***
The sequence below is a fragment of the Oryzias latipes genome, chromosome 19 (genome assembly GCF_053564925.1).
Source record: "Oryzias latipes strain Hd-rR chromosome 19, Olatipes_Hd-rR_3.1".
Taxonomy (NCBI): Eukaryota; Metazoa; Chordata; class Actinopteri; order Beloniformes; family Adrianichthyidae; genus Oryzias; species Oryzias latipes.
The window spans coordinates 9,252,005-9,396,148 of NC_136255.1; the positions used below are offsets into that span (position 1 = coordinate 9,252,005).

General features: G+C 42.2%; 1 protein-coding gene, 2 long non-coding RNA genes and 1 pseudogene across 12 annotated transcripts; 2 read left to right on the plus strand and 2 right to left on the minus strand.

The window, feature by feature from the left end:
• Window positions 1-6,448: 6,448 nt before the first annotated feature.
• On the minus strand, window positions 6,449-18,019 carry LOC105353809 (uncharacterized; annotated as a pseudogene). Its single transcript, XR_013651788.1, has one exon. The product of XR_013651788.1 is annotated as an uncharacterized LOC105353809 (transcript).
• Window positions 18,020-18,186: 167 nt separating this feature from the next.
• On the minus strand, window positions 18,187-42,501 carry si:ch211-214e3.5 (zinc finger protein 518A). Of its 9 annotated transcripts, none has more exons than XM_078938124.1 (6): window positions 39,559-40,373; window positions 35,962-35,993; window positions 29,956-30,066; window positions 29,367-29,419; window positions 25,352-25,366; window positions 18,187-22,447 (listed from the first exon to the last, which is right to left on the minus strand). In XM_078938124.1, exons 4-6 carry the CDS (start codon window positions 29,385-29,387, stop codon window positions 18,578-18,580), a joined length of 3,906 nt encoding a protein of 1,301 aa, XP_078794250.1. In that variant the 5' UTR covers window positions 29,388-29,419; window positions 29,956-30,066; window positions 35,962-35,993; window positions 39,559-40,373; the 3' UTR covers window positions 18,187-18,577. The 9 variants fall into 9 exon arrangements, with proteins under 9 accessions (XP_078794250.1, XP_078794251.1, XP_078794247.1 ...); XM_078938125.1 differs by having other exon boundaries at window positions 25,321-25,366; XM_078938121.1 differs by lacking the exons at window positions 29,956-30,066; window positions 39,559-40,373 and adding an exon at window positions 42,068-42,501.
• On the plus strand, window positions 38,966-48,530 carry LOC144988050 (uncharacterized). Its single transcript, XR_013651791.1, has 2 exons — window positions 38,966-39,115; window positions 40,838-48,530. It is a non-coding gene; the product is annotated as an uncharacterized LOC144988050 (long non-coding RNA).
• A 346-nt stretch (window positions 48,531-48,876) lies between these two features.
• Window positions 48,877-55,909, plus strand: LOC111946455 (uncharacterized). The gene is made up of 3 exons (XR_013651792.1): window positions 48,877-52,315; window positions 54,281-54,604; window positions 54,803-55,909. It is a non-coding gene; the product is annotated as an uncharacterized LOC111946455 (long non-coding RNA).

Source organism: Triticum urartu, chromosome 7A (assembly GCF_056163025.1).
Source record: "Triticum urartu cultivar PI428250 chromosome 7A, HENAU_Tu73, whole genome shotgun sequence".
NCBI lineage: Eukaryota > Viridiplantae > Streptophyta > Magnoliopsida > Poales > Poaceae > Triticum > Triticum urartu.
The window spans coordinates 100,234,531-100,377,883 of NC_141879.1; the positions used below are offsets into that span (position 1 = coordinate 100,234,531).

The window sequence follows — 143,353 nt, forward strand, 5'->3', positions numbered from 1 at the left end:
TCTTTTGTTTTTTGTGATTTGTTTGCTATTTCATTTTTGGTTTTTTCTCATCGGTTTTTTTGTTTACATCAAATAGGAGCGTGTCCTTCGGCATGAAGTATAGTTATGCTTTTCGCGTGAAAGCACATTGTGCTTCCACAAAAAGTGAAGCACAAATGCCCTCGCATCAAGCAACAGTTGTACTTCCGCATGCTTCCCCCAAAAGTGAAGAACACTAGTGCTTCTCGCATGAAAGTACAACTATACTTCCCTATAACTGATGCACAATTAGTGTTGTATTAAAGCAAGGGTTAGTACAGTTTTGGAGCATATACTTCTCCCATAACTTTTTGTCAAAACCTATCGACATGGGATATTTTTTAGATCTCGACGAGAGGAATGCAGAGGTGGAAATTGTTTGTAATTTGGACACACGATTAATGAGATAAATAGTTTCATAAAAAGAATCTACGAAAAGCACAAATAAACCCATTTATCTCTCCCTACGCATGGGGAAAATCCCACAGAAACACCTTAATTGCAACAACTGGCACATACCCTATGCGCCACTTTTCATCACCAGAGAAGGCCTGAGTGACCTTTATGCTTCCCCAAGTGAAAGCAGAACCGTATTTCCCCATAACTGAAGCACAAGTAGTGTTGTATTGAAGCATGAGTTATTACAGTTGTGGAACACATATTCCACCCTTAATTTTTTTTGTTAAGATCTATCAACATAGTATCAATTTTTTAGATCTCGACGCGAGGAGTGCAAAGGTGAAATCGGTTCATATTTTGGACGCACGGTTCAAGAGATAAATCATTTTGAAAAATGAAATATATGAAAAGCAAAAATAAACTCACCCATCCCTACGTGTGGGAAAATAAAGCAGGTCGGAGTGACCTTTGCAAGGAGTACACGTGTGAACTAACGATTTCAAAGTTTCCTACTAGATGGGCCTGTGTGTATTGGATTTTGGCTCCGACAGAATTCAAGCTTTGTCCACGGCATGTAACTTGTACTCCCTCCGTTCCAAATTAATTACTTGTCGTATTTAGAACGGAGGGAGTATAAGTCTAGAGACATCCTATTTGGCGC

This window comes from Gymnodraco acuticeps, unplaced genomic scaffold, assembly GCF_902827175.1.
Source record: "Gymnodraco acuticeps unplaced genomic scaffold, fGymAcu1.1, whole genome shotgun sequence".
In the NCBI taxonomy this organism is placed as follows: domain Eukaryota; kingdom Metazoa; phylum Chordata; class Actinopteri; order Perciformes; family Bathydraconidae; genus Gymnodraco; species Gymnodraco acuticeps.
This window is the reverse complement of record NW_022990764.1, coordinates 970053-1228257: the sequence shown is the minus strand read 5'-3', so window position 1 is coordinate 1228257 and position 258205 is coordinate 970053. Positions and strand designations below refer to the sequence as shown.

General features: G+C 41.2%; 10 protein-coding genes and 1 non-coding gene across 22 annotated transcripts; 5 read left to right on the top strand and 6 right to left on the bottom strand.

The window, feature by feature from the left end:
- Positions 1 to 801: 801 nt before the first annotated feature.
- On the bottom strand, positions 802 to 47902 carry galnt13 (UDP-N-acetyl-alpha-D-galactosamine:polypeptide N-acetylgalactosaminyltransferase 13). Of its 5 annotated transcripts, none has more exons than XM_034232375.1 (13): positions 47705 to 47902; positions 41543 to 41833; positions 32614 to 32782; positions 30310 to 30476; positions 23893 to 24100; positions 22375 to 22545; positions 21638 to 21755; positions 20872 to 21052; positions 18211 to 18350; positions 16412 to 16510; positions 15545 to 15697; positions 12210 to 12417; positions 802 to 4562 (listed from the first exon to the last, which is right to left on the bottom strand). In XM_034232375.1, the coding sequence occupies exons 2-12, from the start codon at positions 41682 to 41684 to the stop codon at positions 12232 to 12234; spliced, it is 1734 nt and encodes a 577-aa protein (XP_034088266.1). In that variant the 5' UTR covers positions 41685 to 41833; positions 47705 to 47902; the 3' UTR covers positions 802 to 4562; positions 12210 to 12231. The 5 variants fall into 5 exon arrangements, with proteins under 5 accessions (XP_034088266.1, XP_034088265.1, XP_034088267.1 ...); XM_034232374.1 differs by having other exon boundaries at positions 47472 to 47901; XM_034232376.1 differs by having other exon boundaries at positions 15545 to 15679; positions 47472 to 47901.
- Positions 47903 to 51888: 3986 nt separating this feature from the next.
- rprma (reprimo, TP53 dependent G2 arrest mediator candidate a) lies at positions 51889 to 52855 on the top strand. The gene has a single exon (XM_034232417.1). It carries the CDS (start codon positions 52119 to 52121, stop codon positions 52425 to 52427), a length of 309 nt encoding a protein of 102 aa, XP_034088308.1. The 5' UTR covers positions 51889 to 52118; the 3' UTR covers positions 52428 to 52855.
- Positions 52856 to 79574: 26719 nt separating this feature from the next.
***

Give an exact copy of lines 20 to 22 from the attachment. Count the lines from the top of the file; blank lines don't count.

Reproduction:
This window comes from Gymnodraco acuticeps, unplaced genomic scaffold, assembly GCF_902827175.1.
Source record: "Gymnodraco acuticeps unplaced genomic scaffold, fGymAcu1.1, whole genome shotgun sequence".
In the NCBI taxonomy this organism is placed as follows: domain Eukaryota; kingdom Metazoa; phylum Chordata; class Actinopteri; order Perciformes; family Bathydraconidae; genus Gymnodraco; species Gymnodraco acuticeps.